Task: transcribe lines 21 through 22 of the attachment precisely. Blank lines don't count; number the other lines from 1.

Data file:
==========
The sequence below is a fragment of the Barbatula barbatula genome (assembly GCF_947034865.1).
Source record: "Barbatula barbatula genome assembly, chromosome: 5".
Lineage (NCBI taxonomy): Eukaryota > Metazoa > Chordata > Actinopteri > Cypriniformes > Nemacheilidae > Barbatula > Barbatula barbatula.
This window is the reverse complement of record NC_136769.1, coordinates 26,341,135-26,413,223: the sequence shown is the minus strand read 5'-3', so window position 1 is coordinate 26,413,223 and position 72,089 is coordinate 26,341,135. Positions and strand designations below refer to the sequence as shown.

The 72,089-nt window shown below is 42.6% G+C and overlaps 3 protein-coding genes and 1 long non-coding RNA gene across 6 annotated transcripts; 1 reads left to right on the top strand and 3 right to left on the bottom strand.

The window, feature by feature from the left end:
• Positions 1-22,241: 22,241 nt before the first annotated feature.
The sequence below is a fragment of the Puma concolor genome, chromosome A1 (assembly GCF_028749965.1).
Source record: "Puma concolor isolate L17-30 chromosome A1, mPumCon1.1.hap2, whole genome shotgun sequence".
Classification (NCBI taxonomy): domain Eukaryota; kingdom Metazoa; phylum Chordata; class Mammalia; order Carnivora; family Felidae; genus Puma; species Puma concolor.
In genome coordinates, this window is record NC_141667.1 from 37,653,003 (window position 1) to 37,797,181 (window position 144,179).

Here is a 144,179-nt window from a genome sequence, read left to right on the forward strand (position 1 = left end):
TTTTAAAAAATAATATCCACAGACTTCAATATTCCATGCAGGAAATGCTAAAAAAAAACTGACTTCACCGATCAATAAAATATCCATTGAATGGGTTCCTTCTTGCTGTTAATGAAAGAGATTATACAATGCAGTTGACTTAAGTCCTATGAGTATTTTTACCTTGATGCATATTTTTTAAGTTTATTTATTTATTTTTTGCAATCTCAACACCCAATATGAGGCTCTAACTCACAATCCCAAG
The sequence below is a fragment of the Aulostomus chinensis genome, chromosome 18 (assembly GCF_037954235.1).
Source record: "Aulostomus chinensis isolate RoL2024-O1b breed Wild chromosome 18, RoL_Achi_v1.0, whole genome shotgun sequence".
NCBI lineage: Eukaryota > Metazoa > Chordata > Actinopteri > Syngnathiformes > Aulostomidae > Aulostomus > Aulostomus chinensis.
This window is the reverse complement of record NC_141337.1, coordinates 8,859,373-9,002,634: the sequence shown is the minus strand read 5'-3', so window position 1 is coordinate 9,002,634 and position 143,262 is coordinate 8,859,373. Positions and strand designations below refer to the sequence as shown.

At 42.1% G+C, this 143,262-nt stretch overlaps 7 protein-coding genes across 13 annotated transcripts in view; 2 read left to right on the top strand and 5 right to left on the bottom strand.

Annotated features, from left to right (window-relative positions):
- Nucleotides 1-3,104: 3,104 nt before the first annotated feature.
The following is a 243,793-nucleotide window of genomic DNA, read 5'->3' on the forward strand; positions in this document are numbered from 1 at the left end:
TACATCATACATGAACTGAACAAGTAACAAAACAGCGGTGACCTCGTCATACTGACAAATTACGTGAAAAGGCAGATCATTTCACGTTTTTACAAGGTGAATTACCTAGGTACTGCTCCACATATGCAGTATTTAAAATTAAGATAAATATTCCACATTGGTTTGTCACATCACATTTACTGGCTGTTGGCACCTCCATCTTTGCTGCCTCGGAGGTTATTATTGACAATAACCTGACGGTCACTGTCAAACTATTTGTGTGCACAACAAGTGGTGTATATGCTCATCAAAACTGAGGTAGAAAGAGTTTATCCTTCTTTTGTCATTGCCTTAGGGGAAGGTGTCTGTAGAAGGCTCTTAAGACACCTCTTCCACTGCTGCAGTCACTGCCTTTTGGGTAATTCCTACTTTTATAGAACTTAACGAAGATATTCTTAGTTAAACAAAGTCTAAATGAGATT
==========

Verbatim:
The following is a 243,793-nucleotide window of genomic DNA, read 5'->3' on the forward strand; positions in this document are numbered from 1 at the left end:
TACATCATACATGAACTGAACAAGTAACAAAACAGCGGTGACCTCGTCATACTGACAAATTACGTGAAAAGGCAGATCATTTCACGTTTTTACAAGGTGAATTACCTAGGTACTGCTCCACATATGCAGTATTTAAAATTAAGATAAATATTCCACATTGGTTTGTCACATCACATTTACTGGCTGTTGGCACCTCCATCTTTGCTGCCTCGGAGGTTATTATTGACAATAACCTGACGGTCACTGTCAAACTATTTGTGTGCACAACAAGTGGTGTATATGCTCATCAAAACTGAGGTAGAAAGAGTTTATCCTTCTTTTGTCATTGCCTTAGGGGAAGGTGTCTGTAGAAGGCTCTTAAGACACCTCTTCCACTGCTGCAGTCACTGCCTTTTGGGTAATTCCTACTTTTATAGAACTTAACGAAGATATTCTTAGTTAAACAAAGTCTAAATGAGATT